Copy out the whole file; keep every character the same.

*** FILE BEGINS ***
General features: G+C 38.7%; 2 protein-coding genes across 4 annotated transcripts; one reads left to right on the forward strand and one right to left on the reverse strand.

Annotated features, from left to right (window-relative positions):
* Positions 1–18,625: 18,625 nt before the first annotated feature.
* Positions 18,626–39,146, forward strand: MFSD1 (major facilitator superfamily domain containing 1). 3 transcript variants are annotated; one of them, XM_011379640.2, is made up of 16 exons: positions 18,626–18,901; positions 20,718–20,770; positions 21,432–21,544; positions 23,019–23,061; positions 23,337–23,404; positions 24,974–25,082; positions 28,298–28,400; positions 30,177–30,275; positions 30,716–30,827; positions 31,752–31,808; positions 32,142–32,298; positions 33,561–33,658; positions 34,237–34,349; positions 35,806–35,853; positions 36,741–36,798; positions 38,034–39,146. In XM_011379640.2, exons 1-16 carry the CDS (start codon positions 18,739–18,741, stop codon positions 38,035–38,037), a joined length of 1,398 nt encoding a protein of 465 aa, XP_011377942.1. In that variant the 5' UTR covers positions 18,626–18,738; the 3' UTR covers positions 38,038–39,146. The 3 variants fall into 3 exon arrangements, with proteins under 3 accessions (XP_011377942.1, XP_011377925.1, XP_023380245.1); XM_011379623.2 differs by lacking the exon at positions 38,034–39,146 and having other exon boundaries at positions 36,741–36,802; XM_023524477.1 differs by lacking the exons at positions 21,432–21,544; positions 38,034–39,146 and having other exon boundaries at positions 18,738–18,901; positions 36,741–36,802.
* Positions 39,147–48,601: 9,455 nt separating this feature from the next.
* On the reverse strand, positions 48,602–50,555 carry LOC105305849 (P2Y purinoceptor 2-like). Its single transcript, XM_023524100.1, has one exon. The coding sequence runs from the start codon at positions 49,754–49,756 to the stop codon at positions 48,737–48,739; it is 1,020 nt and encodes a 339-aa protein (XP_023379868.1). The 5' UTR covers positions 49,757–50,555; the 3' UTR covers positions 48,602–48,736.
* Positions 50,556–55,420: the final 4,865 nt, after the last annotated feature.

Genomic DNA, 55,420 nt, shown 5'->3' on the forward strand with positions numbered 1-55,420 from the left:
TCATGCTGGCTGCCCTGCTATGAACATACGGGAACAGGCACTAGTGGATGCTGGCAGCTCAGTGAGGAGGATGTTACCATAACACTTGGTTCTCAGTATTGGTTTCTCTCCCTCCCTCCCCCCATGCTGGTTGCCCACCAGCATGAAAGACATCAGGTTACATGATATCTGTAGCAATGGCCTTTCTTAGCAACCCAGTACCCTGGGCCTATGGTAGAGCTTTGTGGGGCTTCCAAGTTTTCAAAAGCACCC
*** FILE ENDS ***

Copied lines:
General features: G+C 38.7%; 2 protein-coding genes across 4 annotated transcripts; one reads left to right on the forward strand and one right to left on the reverse strand.

Annotated features, from left to right (window-relative positions):
* Positions 1–18,625: 18,625 nt before the first annotated feature.
* Positions 18,626–39,146, forward strand: MFSD1 (major facilitator superfamily domain containing 1). 3 transcript variants are annotated; one of them, XM_011379640.2, is made up of 16 exons: positions 18,626–18,901; positions 20,718–20,770; positions 21,432–21,544; positions 23,019–23,061; positions 23,337–23,404; positions 24,974–25,082; positions 28,298–28,400; positions 30,177–30,275; positions 30,716–30,827; positions 31,752–31,808; positions 32,142–32,298; positions 33,561–33,658; positions 34,237–34,349; positions 35,806–35,853; positions 36,741–36,798; positions 38,034–39,146. In XM_011379640.2, exons 1-16 carry the CDS (start codon positions 18,739–18,741, stop codon positions 38,035–38,037), a joined length of 1,398 nt encoding a protein of 465 aa, XP_011377942.1. In that variant the 5' UTR covers positions 18,626–18,738; the 3' UTR covers positions 38,038–39,146. The 3 variants fall into 3 exon arrangements, with proteins under 3 accessions (XP_011377942.1, XP_011377925.1, XP_023380245.1); XM_011379623.2 differs by lacking the exon at positions 38,034–39,146 and having other exon boundaries at positions 36,741–36,802; XM_023524477.1 differs by lacking the exons at positions 21,432–21,544; positions 38,034–39,146 and having other exon boundaries at positions 18,738–18,901; positions 36,741–36,802.
* Positions 39,147–48,601: 9,455 nt separating this feature from the next.
* On the reverse strand, positions 48,602–50,555 carry LOC105305849 (P2Y purinoceptor 2-like). Its single transcript, XM_023524100.1, has one exon. The coding sequence runs from the start codon at positions 49,754–49,756 to the stop codon at positions 48,737–48,739; it is 1,020 nt and encodes a 339-aa protein (XP_023379868.1). The 5' UTR covers positions 49,757–50,555; the 3' UTR covers positions 48,602–48,736.
* Positions 50,556–55,420: the final 4,865 nt, after the last annotated feature.

Genomic DNA, 55,420 nt, shown 5'->3' on the forward strand with positions numbered 1-55,420 from the left:
TCATGCTGGCTGCCCTGCTATGAACATACGGGAACAGGCACTAGTGGATGCTGGCAGCTCAGTGAGGAGGATGTTACCATAACACTTGGTTCTCAGTATTGGTTTCTCTCCCTCCCTCCCCCCATGCTGGTTGCCCACCAGCATGAAAGACATCAGGTTACATGATATCTGTAGCAATGGCCTTTCTTAGCAACCCAGTACCCTGGGCCTATGGTAGAGCTTTGTGGGGCTTCCAAGTTTTCAAAAGCACCC